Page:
Because opioids are such a significant problem in Florida, there are many treatment options available. When it comes to treating opioid addiction in Florida, there is no one way. An option that is becoming very popular should be classified as harm reduction instead of treatment. It is known as MAT or Medication-Assisted Treatment.
MAT is the newest form of "treatment," which is specific to opioid addiction. At its core, MAT consists of giving the person replacement medications to maintain their opioid dependence, usually for life. Instead of committing crimes daily by obtaining and using Heroin, people with severe opioid addictions can get a prescription pill instead. Taken regularly, the person will not need to use Heroin to feel okay. This may result in fewer overdose deaths or less risk of infectious diseases among opioid users.
There are other options for those looking for rehabilitation, which means being restored to their former state or capacity. Many twelve-step programs are drug-free, meaning they do not use replacement drugs or narcotics outside of helping the person through the harsh withdrawal period. These have been the standard form of treatment for most forms of substance abuse for several decades.
Another option for people looking to be completely drug-free is holistic treatment programs. These are usually longer and more intensive but have unparalleled success rates among people who relapse frequently or have struggled with other treatment models.
Addiction to opioids occurs rapidly and begins with a phenomenon known as tolerance. When taking an addictive drug like opioids, they create such an effect on the system that the body is forced to make significant adjustments. For example, because they slow the heart rate to dangerous levels, the body adjusts its chemistry to increase its heart rate in response. This process is known as homeostasis and is continual in all of us.
As the drug is used more and more, this becomes the new "norm," and it stops working as well. The body's baseline is now an intoxicated state, so it takes greater amounts to produce a noticeable chemical change. The person seeking a "high" will keep using more and only feel normal after a while.
Tolerance gives way to dependence because now the person will feel abnormal when they don't have the drug. The baseline becomes disrupted when the person stops taking opioids or takes less than normal. They will actually feel ill and suffer physiological responses that are incredibly painful and uncomfortable. Insomnia, pain, muscular cramping and vomiting are just a few of the symptoms of opioid withdrawal. This process is excruciating and can go on for days. If the person continues to take opioids to address these symptoms, they are well on their way to being addicted.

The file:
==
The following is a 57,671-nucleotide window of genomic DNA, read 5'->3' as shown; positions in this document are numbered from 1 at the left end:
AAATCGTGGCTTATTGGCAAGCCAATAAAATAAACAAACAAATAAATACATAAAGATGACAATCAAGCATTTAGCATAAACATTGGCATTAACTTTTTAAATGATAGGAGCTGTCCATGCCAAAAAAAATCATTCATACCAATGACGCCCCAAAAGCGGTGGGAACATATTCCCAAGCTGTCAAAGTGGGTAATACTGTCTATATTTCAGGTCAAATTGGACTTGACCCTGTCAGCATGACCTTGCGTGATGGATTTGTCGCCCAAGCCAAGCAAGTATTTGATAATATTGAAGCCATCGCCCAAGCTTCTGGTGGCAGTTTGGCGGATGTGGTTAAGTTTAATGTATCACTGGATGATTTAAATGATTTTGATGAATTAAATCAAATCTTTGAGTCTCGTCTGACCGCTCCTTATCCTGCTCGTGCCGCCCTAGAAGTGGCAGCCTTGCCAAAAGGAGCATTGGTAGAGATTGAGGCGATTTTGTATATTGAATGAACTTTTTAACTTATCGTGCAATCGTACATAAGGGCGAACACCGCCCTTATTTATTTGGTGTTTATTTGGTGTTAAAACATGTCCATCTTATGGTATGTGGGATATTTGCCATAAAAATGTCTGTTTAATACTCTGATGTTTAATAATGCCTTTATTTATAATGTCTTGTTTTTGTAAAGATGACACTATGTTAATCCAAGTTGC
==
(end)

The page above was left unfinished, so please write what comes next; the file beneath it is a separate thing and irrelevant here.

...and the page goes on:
Florida Opioid Penalties
Because there are so many different opioids and they vary in potency and legality, there is no one penalty associated with possessing and abusing opioids. These drugs are all listed by the Controlled Substances Act in what is known as a "schedule." Scheduling is the process of listing substances in order of how dangerous they are and how useful they may be medically. Drugs that are more dangerous and less useful are scheduled higher and have stiffer penalties. Schedule I drugs like Heroin are entirely illegal and have no current medical use.
Further down the list, drugs like Codeine are less controlled and are available by prescription only. No opioid is currently available in Florida without a prescription.
Under Florida Statutes Section 893.13, possession of most controlled substances, including opioid drugs without a prescription and Heroin, may be charged as a felony. This charge assumes that the controlled substance has an illegal nature, the person has knowledge of the drug, and that the defendant controls the drug (e.g., the drugs were on the defendant's body or in a container held by the defendant).
Penalties for possession of such drugs can be charged from a third-degree felony to a first-degree felony. For a third-degree felony, convicted individuals face up to 5 years in prison and up to $5,000 in fines.
Florida Opioid Statistics
Nearly 68% of the 4,698 reported drug overdose deaths in Florida involved opioids in 2018, a total of 3,189 fatalities.
- Deaths involving synthetic opioids other than methadone (mainly fentanyl and fentanyl analogs) remained stable but high, with 2,091 in 2018.
- Deaths involving heroin and prescription opioids also remained steady, with a respective 689 and 1,282 reported in 2018.
In 2018, Florida providers wrote 53.7 opioid prescriptions for every 100 persons, compared to the average U.S. rate of 51.4 prescriptions. This is the lowest rate since 2006 when this data became available.
List of Medical Detox Programs for Narcotic Abuse in Florida
Here is a list of medical detox for opioid addiction in Florida. The list can be incomplete, so please do not hesitate to contact one of our treatment specialists at 1-800-304-2219.